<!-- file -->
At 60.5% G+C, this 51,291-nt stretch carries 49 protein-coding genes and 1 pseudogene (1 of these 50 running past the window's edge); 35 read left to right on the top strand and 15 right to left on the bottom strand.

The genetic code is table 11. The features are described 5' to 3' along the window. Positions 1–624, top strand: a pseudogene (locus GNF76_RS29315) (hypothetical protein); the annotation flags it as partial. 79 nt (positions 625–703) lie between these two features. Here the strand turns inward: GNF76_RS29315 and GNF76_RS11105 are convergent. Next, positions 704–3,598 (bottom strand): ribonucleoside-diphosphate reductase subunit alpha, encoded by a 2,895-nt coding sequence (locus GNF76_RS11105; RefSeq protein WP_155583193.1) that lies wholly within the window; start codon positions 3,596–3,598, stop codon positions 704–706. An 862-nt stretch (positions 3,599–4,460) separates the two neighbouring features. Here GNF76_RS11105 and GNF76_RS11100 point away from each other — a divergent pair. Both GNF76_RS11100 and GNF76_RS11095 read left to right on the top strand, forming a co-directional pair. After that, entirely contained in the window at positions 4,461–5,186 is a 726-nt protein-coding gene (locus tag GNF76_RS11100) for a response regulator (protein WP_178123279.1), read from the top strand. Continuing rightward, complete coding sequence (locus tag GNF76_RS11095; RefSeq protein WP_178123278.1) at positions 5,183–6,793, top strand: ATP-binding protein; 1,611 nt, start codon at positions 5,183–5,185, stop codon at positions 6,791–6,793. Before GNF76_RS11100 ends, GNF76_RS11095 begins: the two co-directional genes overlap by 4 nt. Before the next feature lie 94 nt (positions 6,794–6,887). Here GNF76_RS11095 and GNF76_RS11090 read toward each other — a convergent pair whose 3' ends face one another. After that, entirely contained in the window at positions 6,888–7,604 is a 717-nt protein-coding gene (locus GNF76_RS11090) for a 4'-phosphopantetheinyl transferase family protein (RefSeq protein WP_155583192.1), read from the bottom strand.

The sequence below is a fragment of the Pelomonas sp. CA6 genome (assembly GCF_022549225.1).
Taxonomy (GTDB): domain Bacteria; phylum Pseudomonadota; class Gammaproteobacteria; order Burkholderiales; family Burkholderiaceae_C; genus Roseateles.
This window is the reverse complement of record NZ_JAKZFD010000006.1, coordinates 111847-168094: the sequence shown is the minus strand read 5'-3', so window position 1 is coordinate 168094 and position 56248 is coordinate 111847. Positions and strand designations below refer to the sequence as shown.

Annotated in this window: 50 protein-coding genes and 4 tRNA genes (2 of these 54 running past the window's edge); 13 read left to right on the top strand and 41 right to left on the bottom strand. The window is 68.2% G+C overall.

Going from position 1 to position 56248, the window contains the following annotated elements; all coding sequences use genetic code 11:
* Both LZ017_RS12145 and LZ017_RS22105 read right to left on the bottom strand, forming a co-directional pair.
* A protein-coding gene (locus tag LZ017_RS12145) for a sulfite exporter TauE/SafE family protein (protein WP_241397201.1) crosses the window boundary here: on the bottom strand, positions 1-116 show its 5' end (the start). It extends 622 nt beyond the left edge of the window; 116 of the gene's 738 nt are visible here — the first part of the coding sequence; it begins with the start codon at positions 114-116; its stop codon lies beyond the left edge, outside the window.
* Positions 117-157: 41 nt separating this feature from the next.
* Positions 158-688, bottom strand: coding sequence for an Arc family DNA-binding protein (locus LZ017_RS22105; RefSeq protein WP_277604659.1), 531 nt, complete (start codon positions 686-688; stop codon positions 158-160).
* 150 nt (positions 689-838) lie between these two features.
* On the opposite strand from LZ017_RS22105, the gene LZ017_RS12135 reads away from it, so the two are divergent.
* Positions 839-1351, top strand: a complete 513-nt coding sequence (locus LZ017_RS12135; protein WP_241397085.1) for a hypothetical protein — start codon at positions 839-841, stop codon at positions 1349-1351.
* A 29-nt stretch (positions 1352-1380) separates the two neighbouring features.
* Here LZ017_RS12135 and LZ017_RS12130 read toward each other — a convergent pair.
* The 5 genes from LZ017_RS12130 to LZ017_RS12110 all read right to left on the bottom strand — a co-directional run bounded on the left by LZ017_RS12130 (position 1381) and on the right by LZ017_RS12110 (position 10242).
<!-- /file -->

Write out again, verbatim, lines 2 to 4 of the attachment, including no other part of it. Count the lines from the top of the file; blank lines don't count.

The genetic code is table 11. The features are described 5' to 3' along the window. Positions 1–624, top strand: a pseudogene (locus GNF76_RS29315) (hypothetical protein); the annotation flags it as partial. 79 nt (positions 625–703) lie between these two features. Here the strand turns inward: GNF76_RS29315 and GNF76_RS11105 are convergent. Next, positions 704–3,598 (bottom strand): ribonucleoside-diphosphate reductase subunit alpha, encoded by a 2,895-nt coding sequence (locus GNF76_RS11105; RefSeq protein WP_155583193.1) that lies wholly within the window; start codon positions 3,596–3,598, stop codon positions 704–706. An 862-nt stretch (positions 3,599–4,460) separates the two neighbouring features. Here GNF76_RS11105 and GNF76_RS11100 point away from each other — a divergent pair. Both GNF76_RS11100 and GNF76_RS11095 read left to right on the top strand, forming a co-directional pair. After that, entirely contained in the window at positions 4,461–5,186 is a 726-nt protein-coding gene (locus tag GNF76_RS11100) for a response regulator (protein WP_178123279.1), read from the top strand. Continuing rightward, complete coding sequence (locus tag GNF76_RS11095; RefSeq protein WP_178123278.1) at positions 5,183–6,793, top strand: ATP-binding protein; 1,611 nt, start codon at positions 5,183–5,185, stop codon at positions 6,791–6,793. Before GNF76_RS11100 ends, GNF76_RS11095 begins: the two co-directional genes overlap by 4 nt. Before the next feature lie 94 nt (positions 6,794–6,887). Here GNF76_RS11095 and GNF76_RS11090 read toward each other — a convergent pair whose 3' ends face one another. After that, entirely contained in the window at positions 6,888–7,604 is a 717-nt protein-coding gene (locus GNF76_RS11090) for a 4'-phosphopantetheinyl transferase family protein (RefSeq protein WP_155583192.1), read from the bottom strand.

The sequence below is a fragment of the Pelomonas sp. CA6 genome (assembly GCF_022549225.1).
Taxonomy (GTDB): domain Bacteria; phylum Pseudomonadota; class Gammaproteobacteria; order Burkholderiales; family Burkholderiaceae_C; genus Roseateles.